Remembering Josef Molnar (1929–2018)


—by Sasha Boldachev

“It is painful for all the harpists to lose the father of our Japanese harp world. He came to Japan over 60 years ago and started the story of the harp, one could say. How innumerable much he has done for us, one could not express with the words. I believe he continues to send his love and support to us from the heavens.”
—Ayako Shinozaki, Vice–President of the Nippon Harp Association

The words “God” and “Father” appear on the lips of many harpists whenever the name of Josef Molnar is mentioned. Strong and charismatic, he managed to be a singer, harpist, composer, arranger, actor, and organizer of many events. He was the founder and president of the Nippon Harp Society, founder and chairman of the Karuizawa Music School, the Soka International Harp Festival, and the Nippon Harp Competition. Professor Molnar worked tirelessly without fail—his motto was, “Tired? Never…!” He worked in four schools and two orchestras, and he performed as a soloist throughout Japan. He is considered “The Father of the Harp in Japan.”

Born in Austria in 1929, his life consisted of a series of distinct memories: the Vienna Boys’ Choir, studying violin, flute, piano, and finally the harp, hiding from the Hitler invasion, “being recruited and sent to war, escaping in the very last moment, because the war was over,” “learning from the Jelinek brothers and working together with them in Vienna Philharmonie,” and leaving Vienna for Japan at the invitation of the NHK Symphony Orchestra when he was 23.

“I still cannot forget the delightful feeling of seeing the teacher who kept playing “Vienna, City of My Dreams” for his students at the Karuizawa Summer School… Everything was sparkling as if my eyes were holding tears… My teacher had many merits to admire, a lot of memories that make me happy and laugh. He was a wonderful teacher who loved you from the bottom of his heart….”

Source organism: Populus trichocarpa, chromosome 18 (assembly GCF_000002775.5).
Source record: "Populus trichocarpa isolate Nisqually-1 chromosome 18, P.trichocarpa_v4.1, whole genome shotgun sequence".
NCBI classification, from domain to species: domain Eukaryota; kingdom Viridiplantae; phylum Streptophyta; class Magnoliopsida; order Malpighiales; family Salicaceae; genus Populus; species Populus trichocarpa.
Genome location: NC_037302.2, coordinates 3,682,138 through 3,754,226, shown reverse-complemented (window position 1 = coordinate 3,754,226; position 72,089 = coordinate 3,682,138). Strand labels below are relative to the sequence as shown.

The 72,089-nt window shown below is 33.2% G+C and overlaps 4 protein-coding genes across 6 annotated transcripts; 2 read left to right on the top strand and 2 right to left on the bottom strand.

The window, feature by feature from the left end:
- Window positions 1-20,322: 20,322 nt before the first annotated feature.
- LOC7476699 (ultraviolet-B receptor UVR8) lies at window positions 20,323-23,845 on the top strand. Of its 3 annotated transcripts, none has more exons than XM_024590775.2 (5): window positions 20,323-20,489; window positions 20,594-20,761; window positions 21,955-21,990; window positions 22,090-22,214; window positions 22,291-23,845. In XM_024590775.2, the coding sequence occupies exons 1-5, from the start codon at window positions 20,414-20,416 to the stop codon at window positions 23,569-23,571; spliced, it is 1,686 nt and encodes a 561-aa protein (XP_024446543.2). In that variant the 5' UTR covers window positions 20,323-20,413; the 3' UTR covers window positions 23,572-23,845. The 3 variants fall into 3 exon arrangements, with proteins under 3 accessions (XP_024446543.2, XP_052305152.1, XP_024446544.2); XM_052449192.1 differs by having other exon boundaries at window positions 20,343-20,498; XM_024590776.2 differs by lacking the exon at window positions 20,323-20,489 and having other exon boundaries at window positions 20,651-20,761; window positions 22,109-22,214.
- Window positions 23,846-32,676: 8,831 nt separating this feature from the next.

—Chizuru Kuwabara, teacher at Ginza Jujiya

The funeral was filled with former students; the students of Professor Molnar all over the world cannot be counted, and in Japan, almost all harpists were his students or the pupils of his students. He named the very first of them in his book: Junko Nobata, Yoko Nagae, Takako Shimazaki, Hiroko Shimazaki, Atsuko Yoshino, Sumire Kawajima, Kumiko Inoue. That was the beginning of almost seventy years of pedagogical work; Professor Molnar died Nov. 21, 2018 at the age of 89. In addition to teaching, Professor Molnar left us a large number of arrangements for the solo harp and harp ensemble, as well as his own works and etudes. This legacy is still being spread around the world.

“People always thought that he had no time even to breathe, but he was a true life–lover. He enjoyed every minute with people, eating and drinking, playing the pachinko game for hours. He was always inviting the people to his home, which at that time in Japan was not normal. At first people were shocked, but very soon they got used to his invitations and would cook together with him. All his students were like a family for him. The family he never had since leaving Austria.”
—Kumiko Inoue, professor at Musashino Academia Musicae

The funeral in Japan was an amazing mix of protocol, beauty, spiritual connection, and social engagement. Organized by the Japanese harp society, of which he was president until the very last day of his life, many came to pay tribute. There were more than 400 people on the first day alone.

“He was always very kind to his students. He could be impulsive and angry at lessons but immediately after very soft and pleasant. Once he told me, “You should go to Holland to study with Mrs. Berghout,” but I was really afraid. So he said that he would accompany me, and we went on a ship from Yokohama to Russian Nahodka, then to Khabarovsk, took a flight to Moscow, then another flight to Vienna, and arrived in Austria after after one week of traveling. I was 22, and he spent his time with me as father and a good friend. For me, he was just a very unique person, really unique”
—Kumiko Inoue, professor at Musashino Academia Musicae

Professor Joseph Molnar was one of the most prominent representatives of harp history, as a teacher, arranger, a diverse artist, and friend of hundreds of musicians. Save him in your memory and take comfort in a legacy that will forever live on.


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